I missed pics at the Southern Middle School (it has a different name now, but I'm old school) and Hill St. crossings, but I suspect everybody will live. I'm also trying to play with some new video options, but am not yet ready to publish  (aka I don't know what I'm doing).  Suffice to say, though, it was a really, really nice day on the bike even if my toes and hands got cold from the headwind. Thanks for the route, Mark.

Thursday, December 24, 2015

Some 2015 highlights

Sr. Smith is a little down these days, so I'm going to post some outside pics to pick me up. Hope they pic you up as well.

Lake Shelby S24O in November

Casey County in September

Somewhere in DBNF in June

Crossing the Rockcastle River watching the swallows in June

Rockcastle River ford near Livingstone, KY in June

PJ with a morning crossing before a hot, long day in June

In terms of "flow", maybe the best hour of cycling of 2015 along the gentle downhill of Carpenter Ridge Rd. near S-Tree in June.

Looking for rustic roads we found them in spades along Wild Horse Creek in DBNF near S-Tree in June.

Ferdinand SF overnight in February

In hindsight I tremendously enjoyed my DBNF ramble with Mr.Crowell in January. We covered all the bases that day, all in our own typically methodical-but-adventurous way. 

Sunday, November 15, 2015

Lake Shelby S25O

My annual return to the starting point of the great circling globe dance was approaching, so a plan was made. No, let me back up. Yes, the birthday was approaching, and like last year, it corresponded with on the same weekend as the Ramble as hosted by the esteemed Pondero. Some initial contacts and plans were made, but then a week ago my lower back got tweaked, making any and all sitting a real labor. Although the back has slowly improved, the thoughts of 26 hours in the car over a weekend seemed daunting to foolish, so an alternate bday bike celebration was needed. Mr. Crowell and I debated some different venues for a S24O before settling on Lake Shelby in the outlying community of Shelbyville in a campground we had never visited. It would entail a 35-mile route over some well-known (to me) roads, and as a bonus, offered us store options relatively close. A call confirmed inexpensive space ($12) and wood ($5), so a plan was hatched. Since Mr. Crowell had already taken the day off work, we wanted to make the best of it so decided to leave early enough to set up in the daylight. 

A pre-ride at our customary Twig-n-Leaf allowed us some carbo loading before embarking on a now 40-mile Fall ramble.

Nice arm, and David too. 

We realized early that conditions were in our favor, as we easily did 18mph along Taylorsville Rd in full camp mode. A strong easterly wind filled out sails on our depart and would assist us for much of the afternoon. The challenge of the route was to be found at mile 8 or so when one has to negotiate Jefferstown on the perimeter. Miles 8-10 are no more, no less, than daintily escaping the gravity of the city.

Map study found a new feature, the J'town Bike-Walk path, of which we availed ourselves. I found it unfortunate that the only users seemingly were adult male vagrants. They offered no ill will. I hope were enjoying themselves. 

Dedicated, separated bike infrastructure crossing tracks along Watterson Trail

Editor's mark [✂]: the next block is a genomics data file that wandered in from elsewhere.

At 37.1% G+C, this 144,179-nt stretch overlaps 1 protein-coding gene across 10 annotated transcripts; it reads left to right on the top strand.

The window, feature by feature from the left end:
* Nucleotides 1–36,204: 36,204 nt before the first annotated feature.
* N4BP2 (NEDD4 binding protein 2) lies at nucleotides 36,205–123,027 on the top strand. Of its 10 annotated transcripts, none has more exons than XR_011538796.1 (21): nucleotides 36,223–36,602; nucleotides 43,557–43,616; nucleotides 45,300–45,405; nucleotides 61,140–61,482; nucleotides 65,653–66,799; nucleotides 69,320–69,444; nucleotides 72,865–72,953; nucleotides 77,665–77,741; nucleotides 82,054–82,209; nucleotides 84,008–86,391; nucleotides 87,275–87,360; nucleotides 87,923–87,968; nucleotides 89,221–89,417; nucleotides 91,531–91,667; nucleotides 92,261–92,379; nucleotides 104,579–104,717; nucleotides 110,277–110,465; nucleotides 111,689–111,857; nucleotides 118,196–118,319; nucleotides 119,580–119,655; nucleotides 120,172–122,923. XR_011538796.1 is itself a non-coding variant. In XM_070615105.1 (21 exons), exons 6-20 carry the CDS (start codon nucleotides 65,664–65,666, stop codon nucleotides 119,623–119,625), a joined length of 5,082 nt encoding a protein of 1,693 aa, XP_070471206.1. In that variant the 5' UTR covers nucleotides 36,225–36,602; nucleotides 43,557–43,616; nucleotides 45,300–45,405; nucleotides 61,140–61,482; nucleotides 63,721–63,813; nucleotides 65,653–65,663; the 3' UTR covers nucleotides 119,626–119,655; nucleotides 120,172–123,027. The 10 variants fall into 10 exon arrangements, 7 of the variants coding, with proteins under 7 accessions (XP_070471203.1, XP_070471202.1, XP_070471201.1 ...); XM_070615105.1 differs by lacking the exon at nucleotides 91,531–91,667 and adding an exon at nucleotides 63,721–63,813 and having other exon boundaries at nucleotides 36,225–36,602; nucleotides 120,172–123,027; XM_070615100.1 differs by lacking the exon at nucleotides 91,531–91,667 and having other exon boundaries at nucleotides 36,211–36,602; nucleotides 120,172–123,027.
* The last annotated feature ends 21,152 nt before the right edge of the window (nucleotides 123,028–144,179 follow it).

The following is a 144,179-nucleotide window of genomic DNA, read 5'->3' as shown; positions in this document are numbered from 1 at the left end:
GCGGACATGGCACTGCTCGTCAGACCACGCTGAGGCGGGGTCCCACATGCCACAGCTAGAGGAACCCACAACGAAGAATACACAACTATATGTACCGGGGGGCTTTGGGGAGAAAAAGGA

Soon after we found ourselves in the "country" portion of the ride, spending many miles going easty on 148. It's a road I use for my Lou-Frankfort efforts and one that led to my parents' former ranchette before its sale some 10+ years ago. It's classic, rolling KY, helped by the tailwind on this day.

A left turn onto  Olive Branch Rd. strangely informed me of a grumpy tummy, somewhat out of nowhere. I was fine. And then my stomach turned nauseous. The brief stop did allow for Mr.Crowell to catch a drink before heading north, and out of our luscious tailwind. I was worried the turn would mean a struggle. Although Zaring Mill presented a bit more traffic and some nicely lumpy rollers, the wind was a crosswind and never stuck much in our faces. We made a quick stop in Shelbyville proper for some snacks and to purchase appropriate camp libations, a key feature made easier by the 3-mile proximity of the main drag to the campground proper.

Cabras. They eyed us very circumspectly. 

We didn't buy any chicken.

Entrance to Lake Shelby.  

We found the camp manager trailer and paid for our services although I was very disappointed to find that the back portion of the primitive sites was closed for the season, thereby putting us quite close to the RV section and to civilization. While there were several RVs parked, otherwise we saw no one around, so we hoped for a quiet night a little less rustic than anticipated. We declined an initial offer of a hilltop site to instead move downhill a bit, next to the water and importantly behind an embankment and treeline, which we hoped would provide a windbreak. The tailwind we enjoyed along 148 was now buffeting the campground, concerning us that using the campstoves was going to be a challenge, much less setting up. I tucked my gear right at the base of the bank for protection. Mr. Crowell did not have guy lines.
Golden hour setting in on the plant nursery just above the campground. 

Our view of Lake Shelby from the campsite. While I was disappointed in not being able to use the more remote sites, this one afforded a great lake view and very open skies to the east and south. This view is looking almost due east.

All importantly, my camp set-up. For this S24O I decided on using the Alpkit bivy and my new BigAg Spike Lake 14, which I bought from a local establishment at a competitive price. The wind worried me, so I tucked in close to the bank and tree line and hoped for the best.

Mr. Crowell set his tent up close to mine on the far side of the fire and table.